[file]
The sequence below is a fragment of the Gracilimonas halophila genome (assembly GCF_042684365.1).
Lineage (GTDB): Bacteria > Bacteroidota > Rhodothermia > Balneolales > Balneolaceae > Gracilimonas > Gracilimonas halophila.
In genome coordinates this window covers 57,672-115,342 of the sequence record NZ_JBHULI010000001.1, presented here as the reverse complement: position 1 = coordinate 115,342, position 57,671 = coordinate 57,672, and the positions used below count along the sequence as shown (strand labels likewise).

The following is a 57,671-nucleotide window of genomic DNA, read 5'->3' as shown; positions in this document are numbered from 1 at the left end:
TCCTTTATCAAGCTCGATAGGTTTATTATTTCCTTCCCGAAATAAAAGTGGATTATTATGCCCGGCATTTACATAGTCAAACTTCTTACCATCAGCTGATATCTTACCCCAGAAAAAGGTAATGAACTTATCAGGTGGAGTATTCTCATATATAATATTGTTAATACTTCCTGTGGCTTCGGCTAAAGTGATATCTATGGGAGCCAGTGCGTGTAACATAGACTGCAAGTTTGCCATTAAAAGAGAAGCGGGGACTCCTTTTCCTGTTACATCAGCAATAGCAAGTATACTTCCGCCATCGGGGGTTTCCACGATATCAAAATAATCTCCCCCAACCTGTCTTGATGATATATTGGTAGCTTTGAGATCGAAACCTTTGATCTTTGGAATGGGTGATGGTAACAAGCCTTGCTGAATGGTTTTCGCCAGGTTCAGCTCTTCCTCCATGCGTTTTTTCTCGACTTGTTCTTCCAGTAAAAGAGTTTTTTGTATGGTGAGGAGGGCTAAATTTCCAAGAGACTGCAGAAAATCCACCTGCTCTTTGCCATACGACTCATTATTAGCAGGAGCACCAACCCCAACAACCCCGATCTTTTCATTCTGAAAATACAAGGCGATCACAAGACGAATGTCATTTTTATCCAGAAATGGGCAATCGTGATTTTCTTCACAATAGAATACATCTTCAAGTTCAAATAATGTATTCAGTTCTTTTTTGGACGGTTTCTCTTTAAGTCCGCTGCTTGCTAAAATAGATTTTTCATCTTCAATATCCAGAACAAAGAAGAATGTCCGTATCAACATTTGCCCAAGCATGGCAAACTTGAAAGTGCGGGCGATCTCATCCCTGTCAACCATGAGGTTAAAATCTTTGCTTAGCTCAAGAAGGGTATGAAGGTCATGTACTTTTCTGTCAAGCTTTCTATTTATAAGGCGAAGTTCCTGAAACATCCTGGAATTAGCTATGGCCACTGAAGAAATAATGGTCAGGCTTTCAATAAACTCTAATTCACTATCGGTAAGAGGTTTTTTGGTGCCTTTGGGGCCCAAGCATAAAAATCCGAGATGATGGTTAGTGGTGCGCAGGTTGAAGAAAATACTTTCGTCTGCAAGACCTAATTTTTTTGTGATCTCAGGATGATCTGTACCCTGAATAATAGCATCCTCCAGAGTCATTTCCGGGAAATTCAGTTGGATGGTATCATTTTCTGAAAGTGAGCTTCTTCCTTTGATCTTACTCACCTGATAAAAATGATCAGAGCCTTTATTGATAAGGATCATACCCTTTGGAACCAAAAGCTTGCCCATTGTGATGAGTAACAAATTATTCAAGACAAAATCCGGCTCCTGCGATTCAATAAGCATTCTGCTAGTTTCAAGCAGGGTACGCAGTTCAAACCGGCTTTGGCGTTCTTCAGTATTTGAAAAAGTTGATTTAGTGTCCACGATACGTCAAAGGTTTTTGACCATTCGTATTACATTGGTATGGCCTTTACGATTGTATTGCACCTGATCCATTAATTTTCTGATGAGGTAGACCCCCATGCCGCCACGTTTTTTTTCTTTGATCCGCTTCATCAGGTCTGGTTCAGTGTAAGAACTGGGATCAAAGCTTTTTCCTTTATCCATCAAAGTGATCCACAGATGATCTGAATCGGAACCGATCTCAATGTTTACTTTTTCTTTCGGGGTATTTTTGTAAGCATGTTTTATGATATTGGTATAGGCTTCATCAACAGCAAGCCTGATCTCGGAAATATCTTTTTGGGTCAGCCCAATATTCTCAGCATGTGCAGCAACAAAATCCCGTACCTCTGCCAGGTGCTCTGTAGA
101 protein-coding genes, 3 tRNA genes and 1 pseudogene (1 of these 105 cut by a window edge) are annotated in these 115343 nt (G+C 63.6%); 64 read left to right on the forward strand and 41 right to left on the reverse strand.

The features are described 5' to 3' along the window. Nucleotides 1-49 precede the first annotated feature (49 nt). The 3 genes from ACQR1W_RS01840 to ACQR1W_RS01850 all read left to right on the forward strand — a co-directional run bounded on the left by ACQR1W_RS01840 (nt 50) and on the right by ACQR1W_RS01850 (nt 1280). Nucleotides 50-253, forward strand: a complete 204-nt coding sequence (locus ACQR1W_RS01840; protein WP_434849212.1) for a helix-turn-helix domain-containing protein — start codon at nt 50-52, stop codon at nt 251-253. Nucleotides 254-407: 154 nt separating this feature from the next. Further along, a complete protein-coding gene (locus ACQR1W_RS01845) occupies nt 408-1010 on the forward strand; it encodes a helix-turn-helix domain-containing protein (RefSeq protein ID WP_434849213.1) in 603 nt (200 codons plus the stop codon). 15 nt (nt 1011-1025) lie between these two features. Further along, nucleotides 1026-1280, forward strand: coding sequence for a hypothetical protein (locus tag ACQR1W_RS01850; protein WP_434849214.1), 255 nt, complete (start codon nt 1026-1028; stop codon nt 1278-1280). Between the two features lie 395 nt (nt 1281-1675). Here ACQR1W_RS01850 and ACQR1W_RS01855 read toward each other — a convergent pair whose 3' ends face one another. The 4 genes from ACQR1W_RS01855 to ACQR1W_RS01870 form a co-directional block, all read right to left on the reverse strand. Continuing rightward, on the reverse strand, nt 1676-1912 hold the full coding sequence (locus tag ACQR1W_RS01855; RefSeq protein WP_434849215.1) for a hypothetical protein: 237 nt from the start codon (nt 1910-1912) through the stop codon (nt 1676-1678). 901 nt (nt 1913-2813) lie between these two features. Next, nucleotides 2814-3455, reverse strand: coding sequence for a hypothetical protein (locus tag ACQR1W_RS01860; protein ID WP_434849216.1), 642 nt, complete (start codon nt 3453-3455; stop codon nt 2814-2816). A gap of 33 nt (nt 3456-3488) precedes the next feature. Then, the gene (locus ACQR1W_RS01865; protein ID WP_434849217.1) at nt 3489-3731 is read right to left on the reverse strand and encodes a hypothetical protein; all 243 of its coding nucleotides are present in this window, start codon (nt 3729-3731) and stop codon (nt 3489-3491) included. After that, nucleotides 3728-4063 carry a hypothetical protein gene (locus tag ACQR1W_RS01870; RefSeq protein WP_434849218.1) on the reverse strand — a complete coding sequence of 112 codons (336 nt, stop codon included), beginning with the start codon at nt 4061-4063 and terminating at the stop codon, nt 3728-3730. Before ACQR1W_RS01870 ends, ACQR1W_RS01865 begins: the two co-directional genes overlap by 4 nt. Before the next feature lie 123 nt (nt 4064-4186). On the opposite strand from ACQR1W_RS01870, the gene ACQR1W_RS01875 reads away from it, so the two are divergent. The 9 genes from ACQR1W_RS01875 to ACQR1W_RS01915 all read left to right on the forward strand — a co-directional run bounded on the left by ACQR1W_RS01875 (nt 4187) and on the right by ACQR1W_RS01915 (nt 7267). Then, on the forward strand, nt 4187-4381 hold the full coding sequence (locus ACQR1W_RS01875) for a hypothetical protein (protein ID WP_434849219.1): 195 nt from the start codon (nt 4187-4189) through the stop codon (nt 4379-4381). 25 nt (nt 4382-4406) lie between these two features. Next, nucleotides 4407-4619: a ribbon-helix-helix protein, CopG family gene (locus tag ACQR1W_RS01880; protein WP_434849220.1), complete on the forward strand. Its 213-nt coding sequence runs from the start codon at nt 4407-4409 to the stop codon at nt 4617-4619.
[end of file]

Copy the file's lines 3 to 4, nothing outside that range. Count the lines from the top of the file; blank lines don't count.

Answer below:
In genome coordinates this window covers 57,672-115,342 of the sequence record NZ_JBHULI010000001.1, presented here as the reverse complement: position 1 = coordinate 115,342, position 57,671 = coordinate 57,672, and the positions used below count along the sequence as shown (strand labels likewise).

The following is a 57,671-nucleotide window of genomic DNA, read 5'->3' as shown; positions in this document are numbered from 1 at the left end: